‘Over 85% Lankan businesses are SME’ | Daily News

‘Over 85% Lankan businesses are SME’

Bandara Jayathilake, Senior Executive Vice President of SME Banking at Nations Trust Bank
Bandara Jayathilake, Senior Executive Vice President of SME Banking at Nations Trust Bank

SME is a key focus area for Nations Trust Bank as we recognize it as a sector that can really unleash the potential we have in the country. over 85% to 90% of businesses in Sri Lanka are SMEs which play a significant role in facilitating the country’s economic growth while also providing 70% of employment.” said Bandara Jayathilake, Senior Executive Vice President of SME Banking at Nations Trust Bank.

Elaborating on the Small and Medium Enterprises Sector of Sri Lanka, Jayathilake said that the Bank over the past years is striving to become the ultimate banking partner that facilitates and mentors growing entrepreneurs in the country.

“Any business with a turnover of less than Rs. 750 Million falls into the category of Small and Medium Enterprises. SME is a key focus area for Nations Trust Bank as we recognize it as a sector that can really unleash the potential we have in the country. SMEs play a significant role in facilitating the country’s economic growth while also providing 70% of employment.” said Jayathileke.

Adding further, Bandara Jayathileke said, “Many believe that the primary concern of SMEs is overcoming their financial inadequacies which is a misconception. SMEs manage to source their capital from self-savings or through aid from family and friends. However, the rate of failure for SMEs remain very high with 75% closing down within seven years.”

“This is simply due to the lack of market research, planning, due diligence and most importantly the inadequate guidance they have before starting a business.”

“Understanding this scenario, we have come forward to be a banking partner that can help SMEs thrive in their businesses by facilitating them financially and as well as proper mentorship and advocacy that will ultimately contribute to reduce the high fallout rate of SMEs in the country”.

Commenting on how SMEs can increase their chances of success to retain themselves in the industry, he explained that, “Fresh entrepreneurs should not just start a business without having educated themselves about the market, competitors and financial management. They should acquire the knowledge for themselves or be prepared to hire people with those skills.”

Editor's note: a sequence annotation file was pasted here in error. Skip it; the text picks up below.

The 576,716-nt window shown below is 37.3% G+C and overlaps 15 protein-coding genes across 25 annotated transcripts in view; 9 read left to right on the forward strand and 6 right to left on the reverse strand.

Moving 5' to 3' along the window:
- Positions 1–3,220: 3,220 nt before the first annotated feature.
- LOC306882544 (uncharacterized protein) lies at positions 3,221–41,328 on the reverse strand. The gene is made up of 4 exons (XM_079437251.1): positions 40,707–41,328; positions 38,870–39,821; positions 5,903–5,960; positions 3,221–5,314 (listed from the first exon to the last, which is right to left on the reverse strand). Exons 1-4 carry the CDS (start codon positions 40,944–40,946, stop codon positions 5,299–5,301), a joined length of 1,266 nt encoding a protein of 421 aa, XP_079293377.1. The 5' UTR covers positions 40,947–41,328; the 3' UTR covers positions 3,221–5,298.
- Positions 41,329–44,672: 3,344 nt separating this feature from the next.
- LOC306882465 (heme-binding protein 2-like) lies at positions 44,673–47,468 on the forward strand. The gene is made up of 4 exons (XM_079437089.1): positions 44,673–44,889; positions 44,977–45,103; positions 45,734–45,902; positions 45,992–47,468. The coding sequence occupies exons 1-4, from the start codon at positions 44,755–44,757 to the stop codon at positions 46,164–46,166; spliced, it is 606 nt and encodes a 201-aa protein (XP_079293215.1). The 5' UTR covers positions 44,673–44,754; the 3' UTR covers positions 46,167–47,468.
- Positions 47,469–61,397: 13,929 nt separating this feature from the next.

“During our time in establishing the Nations Trust SME banking sector, we realized that our employees should be trained in order to guide the SME customers to overcome their real time obstacles.”

“Therefore, we partnered with the German non-profit organization Frankfurt School of Business to structure trainings for our staff. We launched our SME training academy with curriculums from the Frankfurt School of Business and lectures were delivered to equip our team with the skills needed to guide and mentor SME clients.”

“We have now completed over 100 seminars and have partnered with university professors and industry specialists to share their knowledge and discuss issues such as branding, capturing export markets, tax planning and post budget analysis.”

Raising a concern on where the Sri Lankan SMEs stand in comparison to the global counterparts, Jayathileke stated “Sri Lankan SMEs are lagging behind in terms of technology, mechanization and automation. We still rely heavily on manual labour.”

Even though, mechanization requires significant initial investment, it streamlines production allowing massive increases in productivity and cost efficiency. This is why we often find imports cheaper as mechanization in source countries has reduced their cost of production and increased their competitiveness in the global marketplace.

“R&D is also essential for growth but investment in R&D is sadly low among Sri Lankan SMEs unlike their global competitors. This must change because we can’t develop products and then look for markets; instead we need to understand what the market wants and then deliver”.

Setting Nations Trust’s SME services apart from others is the Bank’s drive to personalized servicing, “SMEs, like all businesses, go through good times and bad. It’s at crucial times that in such scenarios we really want to get involved and help owners understand where their business is going wrong and guide them to make good decisions whilst steering them away from a financial debacle. Most business owners don’t see that there is a problem until it’s too late but our intention is to make them aware about future threats before it escalates out of control,” claimed Jayathilake.


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